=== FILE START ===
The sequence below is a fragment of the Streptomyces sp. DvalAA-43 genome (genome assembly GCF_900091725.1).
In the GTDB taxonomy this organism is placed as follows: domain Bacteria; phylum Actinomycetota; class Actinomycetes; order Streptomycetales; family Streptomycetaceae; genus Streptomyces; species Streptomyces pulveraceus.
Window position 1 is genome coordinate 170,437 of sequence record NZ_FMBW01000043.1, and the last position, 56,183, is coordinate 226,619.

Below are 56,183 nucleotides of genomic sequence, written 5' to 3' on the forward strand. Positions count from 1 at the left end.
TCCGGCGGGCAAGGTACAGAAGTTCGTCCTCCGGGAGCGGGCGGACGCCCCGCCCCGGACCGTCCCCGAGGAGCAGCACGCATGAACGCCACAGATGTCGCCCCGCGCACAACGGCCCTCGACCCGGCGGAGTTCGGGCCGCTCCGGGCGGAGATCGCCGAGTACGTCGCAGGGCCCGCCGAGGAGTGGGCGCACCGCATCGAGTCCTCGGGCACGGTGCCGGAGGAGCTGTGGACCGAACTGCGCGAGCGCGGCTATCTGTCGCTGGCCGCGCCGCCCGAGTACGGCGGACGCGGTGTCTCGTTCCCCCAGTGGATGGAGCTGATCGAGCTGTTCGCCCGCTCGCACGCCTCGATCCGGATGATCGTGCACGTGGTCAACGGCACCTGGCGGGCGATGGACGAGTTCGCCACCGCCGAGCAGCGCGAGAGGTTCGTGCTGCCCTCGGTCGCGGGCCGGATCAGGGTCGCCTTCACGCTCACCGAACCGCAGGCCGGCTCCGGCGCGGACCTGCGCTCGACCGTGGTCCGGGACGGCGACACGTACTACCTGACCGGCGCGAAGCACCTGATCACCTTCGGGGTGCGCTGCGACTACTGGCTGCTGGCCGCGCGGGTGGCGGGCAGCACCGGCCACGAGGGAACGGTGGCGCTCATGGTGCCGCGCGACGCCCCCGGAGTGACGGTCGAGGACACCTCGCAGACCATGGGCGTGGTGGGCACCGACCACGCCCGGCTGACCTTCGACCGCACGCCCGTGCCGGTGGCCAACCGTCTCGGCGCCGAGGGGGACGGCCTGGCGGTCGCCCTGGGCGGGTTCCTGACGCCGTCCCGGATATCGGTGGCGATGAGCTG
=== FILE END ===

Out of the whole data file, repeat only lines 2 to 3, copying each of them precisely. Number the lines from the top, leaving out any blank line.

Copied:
In the GTDB taxonomy this organism is placed as follows: domain Bacteria; phylum Actinomycetota; class Actinomycetes; order Streptomycetales; family Streptomycetaceae; genus Streptomyces; species Streptomyces pulveraceus.
Window position 1 is genome coordinate 170,437 of sequence record NZ_FMBW01000043.1, and the last position, 56,183, is coordinate 226,619.